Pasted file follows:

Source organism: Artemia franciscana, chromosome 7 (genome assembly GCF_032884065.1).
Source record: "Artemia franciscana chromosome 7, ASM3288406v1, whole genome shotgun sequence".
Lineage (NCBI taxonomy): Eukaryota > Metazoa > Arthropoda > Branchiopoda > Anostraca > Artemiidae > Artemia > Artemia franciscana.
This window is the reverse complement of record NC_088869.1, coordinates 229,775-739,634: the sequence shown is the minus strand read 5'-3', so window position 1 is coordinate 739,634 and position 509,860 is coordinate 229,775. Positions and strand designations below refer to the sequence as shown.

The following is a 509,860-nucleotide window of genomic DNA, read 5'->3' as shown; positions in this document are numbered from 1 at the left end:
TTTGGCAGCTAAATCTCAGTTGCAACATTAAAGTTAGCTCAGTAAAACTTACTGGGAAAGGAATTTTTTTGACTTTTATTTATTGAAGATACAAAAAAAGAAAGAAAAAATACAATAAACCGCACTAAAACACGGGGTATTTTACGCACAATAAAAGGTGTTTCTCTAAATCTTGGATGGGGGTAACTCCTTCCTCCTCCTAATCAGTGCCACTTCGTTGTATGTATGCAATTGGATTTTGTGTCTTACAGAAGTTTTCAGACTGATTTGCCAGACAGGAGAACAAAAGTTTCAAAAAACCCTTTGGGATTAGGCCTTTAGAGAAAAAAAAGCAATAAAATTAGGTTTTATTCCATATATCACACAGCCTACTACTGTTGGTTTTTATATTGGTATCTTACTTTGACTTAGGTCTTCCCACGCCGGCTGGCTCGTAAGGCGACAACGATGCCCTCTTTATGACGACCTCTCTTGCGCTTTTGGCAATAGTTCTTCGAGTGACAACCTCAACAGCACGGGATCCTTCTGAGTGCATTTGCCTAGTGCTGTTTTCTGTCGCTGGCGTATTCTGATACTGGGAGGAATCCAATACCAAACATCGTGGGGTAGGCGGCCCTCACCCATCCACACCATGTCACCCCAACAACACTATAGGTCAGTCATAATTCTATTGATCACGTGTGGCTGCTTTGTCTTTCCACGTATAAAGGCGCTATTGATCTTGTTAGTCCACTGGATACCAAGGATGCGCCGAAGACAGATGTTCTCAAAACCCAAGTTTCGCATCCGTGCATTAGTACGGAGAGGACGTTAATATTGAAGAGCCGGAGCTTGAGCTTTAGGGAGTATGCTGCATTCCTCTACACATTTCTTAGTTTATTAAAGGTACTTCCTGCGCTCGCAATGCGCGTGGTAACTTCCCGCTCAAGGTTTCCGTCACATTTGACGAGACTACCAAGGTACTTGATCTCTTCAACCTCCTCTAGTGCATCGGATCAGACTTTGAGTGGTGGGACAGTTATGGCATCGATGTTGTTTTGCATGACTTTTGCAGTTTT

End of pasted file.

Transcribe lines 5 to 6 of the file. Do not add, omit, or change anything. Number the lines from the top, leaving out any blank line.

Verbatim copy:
The following is a 509,860-nucleotide window of genomic DNA, read 5'->3' as shown; positions in this document are numbered from 1 at the left end:
TTTGGCAGCTAAATCTCAGTTGCAACATTAAAGTTAGCTCAGTAAAACTTACTGGGAAAGGAATTTTTTTGACTTTTATTTATTGAAGATACAAAAAAAGAAAGAAAAAATACAATAAACCGCACTAAAACACGGGGTATTTTACGCACAATAAAAGGTGTTTCTCTAAATCTTGGATGGGGGTAACTCCTTCCTCCTCCTAATCAGTGCCACTTCGTTGTATGTATGCAATTGGATTTTGTGTCTTACAGAAGTTTTCAGACTGATTTGCCAGACAGGAGAACAAAAGTTTCAAAAAACCCTTTGGGATTAGGCCTTTAGAGAAAAAAAAGCAATAAAATTAGGTTTTATTCCATATATCACACAGCCTACTACTGTTGGTTTTTATATTGGTATCTTACTTTGACTTAGGTCTTCCCACGCCGGCTGGCTCGTAAGGCGACAACGATGCCCTCTTTATGACGACCTCTCTTGCGCTTTTGGCAATAGTTCTTCGAGTGACAACCTCAACAGCACGGGATCCTTCTGAGTGCATTTGCCTAGTGCTGTTTTCTGTCGCTGGCGTATTCTGATACTGGGAGGAATCCAATACCAAACATCGTGGGGTAGGCGGCCCTCACCCATCCACACCATGTCACCCCAACAACACTATAGGTCAGTCATAATTCTATTGATCACGTGTGGCTGCTTTGTCTTTCCACGTATAAAGGCGCTATTGATCTTGTTAGTCCACTGGATACCAAGGATGCGCCGAAGACAGATGTTCTCAAAACCCAAGTTTCGCATCCGTGCATTAGTACGGAGAGGACGTTAATATTGAAGAGCCGGAGCTTGAGCTTTAGGGAGTATGCTGCATTCCTCTACACATTTCTTAGTTTATTAAAGGTACTTCCTGCGCTCGCAATGCGCGTGGTAACTTCCCGCTCAAGGTTTCCGTCACATTTGACGAGACTACCAAGGTACTTGATCTCTTCAACCTCCTCTAGTGCATCGGATCAGACTTTGAGTGGTGGGACAGTTATGGCATCGATGTTGTTTTGCATGACTTTTGCAGTTTT